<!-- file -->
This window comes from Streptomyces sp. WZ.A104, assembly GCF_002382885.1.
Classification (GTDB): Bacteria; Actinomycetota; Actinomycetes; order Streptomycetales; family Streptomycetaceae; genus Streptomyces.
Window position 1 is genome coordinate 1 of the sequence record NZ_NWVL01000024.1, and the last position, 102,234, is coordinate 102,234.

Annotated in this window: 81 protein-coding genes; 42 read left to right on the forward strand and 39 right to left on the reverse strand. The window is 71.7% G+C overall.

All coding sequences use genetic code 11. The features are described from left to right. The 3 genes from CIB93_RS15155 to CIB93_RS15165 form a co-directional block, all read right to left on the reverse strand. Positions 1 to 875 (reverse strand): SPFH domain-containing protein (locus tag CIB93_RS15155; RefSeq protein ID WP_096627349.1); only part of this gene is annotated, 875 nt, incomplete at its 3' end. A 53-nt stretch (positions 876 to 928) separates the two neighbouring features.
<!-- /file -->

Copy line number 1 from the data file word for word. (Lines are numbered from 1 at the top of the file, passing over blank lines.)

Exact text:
This window comes from Streptomyces sp. WZ.A104, assembly GCF_002382885.1.